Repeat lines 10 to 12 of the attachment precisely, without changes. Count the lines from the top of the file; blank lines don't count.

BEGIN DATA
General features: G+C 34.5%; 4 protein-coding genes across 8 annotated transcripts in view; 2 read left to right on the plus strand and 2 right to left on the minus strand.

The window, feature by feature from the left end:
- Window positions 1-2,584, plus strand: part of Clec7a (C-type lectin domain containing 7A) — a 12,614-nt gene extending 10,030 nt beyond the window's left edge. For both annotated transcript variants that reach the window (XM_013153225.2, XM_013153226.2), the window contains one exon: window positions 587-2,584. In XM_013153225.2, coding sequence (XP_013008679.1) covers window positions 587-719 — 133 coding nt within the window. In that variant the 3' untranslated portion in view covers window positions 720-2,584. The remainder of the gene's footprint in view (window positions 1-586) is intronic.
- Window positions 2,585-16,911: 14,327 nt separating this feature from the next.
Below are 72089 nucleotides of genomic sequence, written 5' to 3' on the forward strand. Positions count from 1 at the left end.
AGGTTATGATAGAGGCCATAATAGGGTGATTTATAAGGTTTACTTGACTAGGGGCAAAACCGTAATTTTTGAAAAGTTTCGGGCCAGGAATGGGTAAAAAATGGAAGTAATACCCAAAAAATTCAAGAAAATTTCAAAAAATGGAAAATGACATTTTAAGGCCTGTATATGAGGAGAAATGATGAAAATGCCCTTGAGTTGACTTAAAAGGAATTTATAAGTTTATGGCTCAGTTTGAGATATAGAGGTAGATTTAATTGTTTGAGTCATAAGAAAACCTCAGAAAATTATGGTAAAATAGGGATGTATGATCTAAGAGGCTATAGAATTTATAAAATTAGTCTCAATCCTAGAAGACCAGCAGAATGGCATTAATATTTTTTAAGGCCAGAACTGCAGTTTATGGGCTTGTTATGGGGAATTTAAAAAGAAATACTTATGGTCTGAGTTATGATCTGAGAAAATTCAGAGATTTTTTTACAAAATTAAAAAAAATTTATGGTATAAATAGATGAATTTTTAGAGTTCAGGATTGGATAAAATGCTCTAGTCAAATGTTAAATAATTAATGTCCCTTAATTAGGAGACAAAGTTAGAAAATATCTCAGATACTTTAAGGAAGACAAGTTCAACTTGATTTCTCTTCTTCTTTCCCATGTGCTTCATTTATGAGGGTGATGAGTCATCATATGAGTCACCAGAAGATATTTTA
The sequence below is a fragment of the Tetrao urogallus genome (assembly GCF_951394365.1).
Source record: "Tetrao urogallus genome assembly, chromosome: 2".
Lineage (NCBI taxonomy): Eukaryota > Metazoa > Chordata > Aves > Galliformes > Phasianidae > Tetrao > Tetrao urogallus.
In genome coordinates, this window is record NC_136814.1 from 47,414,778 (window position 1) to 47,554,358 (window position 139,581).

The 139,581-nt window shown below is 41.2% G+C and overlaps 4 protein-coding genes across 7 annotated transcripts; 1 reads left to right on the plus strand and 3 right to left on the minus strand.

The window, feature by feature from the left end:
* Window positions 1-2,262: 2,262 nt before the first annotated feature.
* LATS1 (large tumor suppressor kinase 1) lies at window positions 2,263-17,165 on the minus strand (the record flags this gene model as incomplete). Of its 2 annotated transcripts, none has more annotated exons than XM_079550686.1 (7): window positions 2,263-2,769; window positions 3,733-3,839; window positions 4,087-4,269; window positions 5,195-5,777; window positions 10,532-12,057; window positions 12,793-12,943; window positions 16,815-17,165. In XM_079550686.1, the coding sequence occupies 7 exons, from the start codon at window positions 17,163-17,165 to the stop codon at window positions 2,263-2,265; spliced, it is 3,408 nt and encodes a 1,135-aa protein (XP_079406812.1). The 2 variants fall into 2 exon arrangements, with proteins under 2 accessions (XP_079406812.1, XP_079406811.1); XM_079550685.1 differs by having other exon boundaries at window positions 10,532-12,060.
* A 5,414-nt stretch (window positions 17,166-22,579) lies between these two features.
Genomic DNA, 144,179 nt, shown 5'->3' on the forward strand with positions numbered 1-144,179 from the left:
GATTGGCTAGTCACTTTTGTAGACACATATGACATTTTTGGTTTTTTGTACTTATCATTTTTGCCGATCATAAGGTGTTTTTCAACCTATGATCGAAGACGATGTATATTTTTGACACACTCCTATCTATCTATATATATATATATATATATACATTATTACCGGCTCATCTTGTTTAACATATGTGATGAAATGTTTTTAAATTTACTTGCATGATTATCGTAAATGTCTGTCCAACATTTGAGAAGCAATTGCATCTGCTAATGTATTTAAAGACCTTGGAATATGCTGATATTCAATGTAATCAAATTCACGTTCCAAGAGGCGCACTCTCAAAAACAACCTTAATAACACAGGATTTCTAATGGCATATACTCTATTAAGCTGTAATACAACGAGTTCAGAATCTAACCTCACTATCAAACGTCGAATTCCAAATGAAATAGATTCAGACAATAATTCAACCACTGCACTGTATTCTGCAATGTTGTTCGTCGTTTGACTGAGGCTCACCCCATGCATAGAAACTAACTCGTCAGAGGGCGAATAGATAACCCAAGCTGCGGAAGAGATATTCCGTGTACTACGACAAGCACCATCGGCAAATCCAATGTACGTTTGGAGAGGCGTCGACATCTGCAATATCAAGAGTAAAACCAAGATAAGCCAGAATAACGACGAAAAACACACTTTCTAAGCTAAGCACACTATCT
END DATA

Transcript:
In genome coordinates, this window is record NC_136814.1 from 47,414,778 (window position 1) to 47,554,358 (window position 139,581).

The 139,581-nt window shown below is 41.2% G+C and overlaps 4 protein-coding genes across 7 annotated transcripts; 1 reads left to right on the plus strand and 3 right to left on the minus strand.

The window, feature by feature from the left end: